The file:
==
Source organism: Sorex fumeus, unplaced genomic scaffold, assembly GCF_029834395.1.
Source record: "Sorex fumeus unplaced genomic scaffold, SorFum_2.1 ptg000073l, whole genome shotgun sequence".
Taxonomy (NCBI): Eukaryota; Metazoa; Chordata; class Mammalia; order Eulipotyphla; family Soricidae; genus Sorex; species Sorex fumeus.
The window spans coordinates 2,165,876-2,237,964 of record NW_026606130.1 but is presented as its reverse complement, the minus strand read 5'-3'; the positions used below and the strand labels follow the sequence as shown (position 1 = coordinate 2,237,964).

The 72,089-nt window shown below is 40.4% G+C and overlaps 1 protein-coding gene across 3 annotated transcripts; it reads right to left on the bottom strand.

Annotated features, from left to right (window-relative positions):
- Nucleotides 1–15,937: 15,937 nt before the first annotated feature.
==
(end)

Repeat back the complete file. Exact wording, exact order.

Source organism: Sorex fumeus, unplaced genomic scaffold, assembly GCF_029834395.1.
Source record: "Sorex fumeus unplaced genomic scaffold, SorFum_2.1 ptg000073l, whole genome shotgun sequence".
Taxonomy (NCBI): Eukaryota; Metazoa; Chordata; class Mammalia; order Eulipotyphla; family Soricidae; genus Sorex; species Sorex fumeus.
The window spans coordinates 2,165,876-2,237,964 of record NW_026606130.1 but is presented as its reverse complement, the minus strand read 5'-3'; the positions used below and the strand labels follow the sequence as shown (position 1 = coordinate 2,237,964).

The 72,089-nt window shown below is 40.4% G+C and overlaps 1 protein-coding gene across 3 annotated transcripts; it reads right to left on the bottom strand.

Annotated features, from left to right (window-relative positions):
- Nucleotides 1–15,937: 15,937 nt before the first annotated feature.